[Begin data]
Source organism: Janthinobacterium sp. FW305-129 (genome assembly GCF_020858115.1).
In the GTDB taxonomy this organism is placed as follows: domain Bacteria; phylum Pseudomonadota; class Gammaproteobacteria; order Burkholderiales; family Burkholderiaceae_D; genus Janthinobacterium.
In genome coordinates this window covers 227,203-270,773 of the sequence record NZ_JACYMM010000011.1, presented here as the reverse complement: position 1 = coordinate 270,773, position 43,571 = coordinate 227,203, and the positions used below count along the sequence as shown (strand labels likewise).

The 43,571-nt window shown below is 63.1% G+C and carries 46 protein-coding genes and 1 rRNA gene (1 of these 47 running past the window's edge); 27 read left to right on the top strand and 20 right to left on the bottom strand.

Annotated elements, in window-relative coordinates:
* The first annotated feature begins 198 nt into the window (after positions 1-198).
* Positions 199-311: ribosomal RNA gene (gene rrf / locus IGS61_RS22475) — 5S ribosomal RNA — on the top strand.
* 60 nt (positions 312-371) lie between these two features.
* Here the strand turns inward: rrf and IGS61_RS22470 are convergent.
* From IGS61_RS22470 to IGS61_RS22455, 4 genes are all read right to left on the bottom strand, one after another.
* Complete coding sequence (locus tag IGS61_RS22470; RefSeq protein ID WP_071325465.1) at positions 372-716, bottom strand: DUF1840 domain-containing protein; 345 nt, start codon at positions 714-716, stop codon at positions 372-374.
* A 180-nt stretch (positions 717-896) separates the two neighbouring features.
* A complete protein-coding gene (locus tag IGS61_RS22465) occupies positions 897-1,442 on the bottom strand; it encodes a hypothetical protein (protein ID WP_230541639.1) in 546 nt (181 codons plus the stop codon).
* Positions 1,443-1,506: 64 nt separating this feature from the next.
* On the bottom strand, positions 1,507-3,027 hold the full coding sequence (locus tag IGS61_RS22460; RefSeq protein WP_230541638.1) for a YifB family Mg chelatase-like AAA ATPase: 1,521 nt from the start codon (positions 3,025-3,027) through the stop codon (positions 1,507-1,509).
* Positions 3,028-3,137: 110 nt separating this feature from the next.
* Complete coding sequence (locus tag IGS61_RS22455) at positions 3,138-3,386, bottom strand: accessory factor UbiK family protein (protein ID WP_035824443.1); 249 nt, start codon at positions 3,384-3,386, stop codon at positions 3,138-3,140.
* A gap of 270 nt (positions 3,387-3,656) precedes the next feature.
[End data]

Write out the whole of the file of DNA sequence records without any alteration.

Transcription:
Source organism: Janthinobacterium sp. FW305-129 (genome assembly GCF_020858115.1).
In the GTDB taxonomy this organism is placed as follows: domain Bacteria; phylum Pseudomonadota; class Gammaproteobacteria; order Burkholderiales; family Burkholderiaceae_D; genus Janthinobacterium.
In genome coordinates this window covers 227,203-270,773 of the sequence record NZ_JACYMM010000011.1, presented here as the reverse complement: position 1 = coordinate 270,773, position 43,571 = coordinate 227,203, and the positions used below count along the sequence as shown (strand labels likewise).

The 43,571-nt window shown below is 63.1% G+C and carries 46 protein-coding genes and 1 rRNA gene (1 of these 47 running past the window's edge); 27 read left to right on the top strand and 20 right to left on the bottom strand.

Annotated elements, in window-relative coordinates:
* The first annotated feature begins 198 nt into the window (after positions 1-198).
* Positions 199-311: ribosomal RNA gene (gene rrf / locus IGS61_RS22475) — 5S ribosomal RNA — on the top strand.
* 60 nt (positions 312-371) lie between these two features.
* Here the strand turns inward: rrf and IGS61_RS22470 are convergent.
* From IGS61_RS22470 to IGS61_RS22455, 4 genes are all read right to left on the bottom strand, one after another.
* Complete coding sequence (locus tag IGS61_RS22470; RefSeq protein ID WP_071325465.1) at positions 372-716, bottom strand: DUF1840 domain-containing protein; 345 nt, start codon at positions 714-716, stop codon at positions 372-374.
* A 180-nt stretch (positions 717-896) separates the two neighbouring features.
* A complete protein-coding gene (locus tag IGS61_RS22465) occupies positions 897-1,442 on the bottom strand; it encodes a hypothetical protein (protein ID WP_230541639.1) in 546 nt (181 codons plus the stop codon).
* Positions 1,443-1,506: 64 nt separating this feature from the next.
* On the bottom strand, positions 1,507-3,027 hold the full coding sequence (locus tag IGS61_RS22460; RefSeq protein WP_230541638.1) for a YifB family Mg chelatase-like AAA ATPase: 1,521 nt from the start codon (positions 3,025-3,027) through the stop codon (positions 1,507-1,509).
* Positions 3,028-3,137: 110 nt separating this feature from the next.
* Complete coding sequence (locus tag IGS61_RS22455) at positions 3,138-3,386, bottom strand: accessory factor UbiK family protein (protein ID WP_035824443.1); 249 nt, start codon at positions 3,384-3,386, stop codon at positions 3,138-3,140.
* A gap of 270 nt (positions 3,387-3,656) precedes the next feature.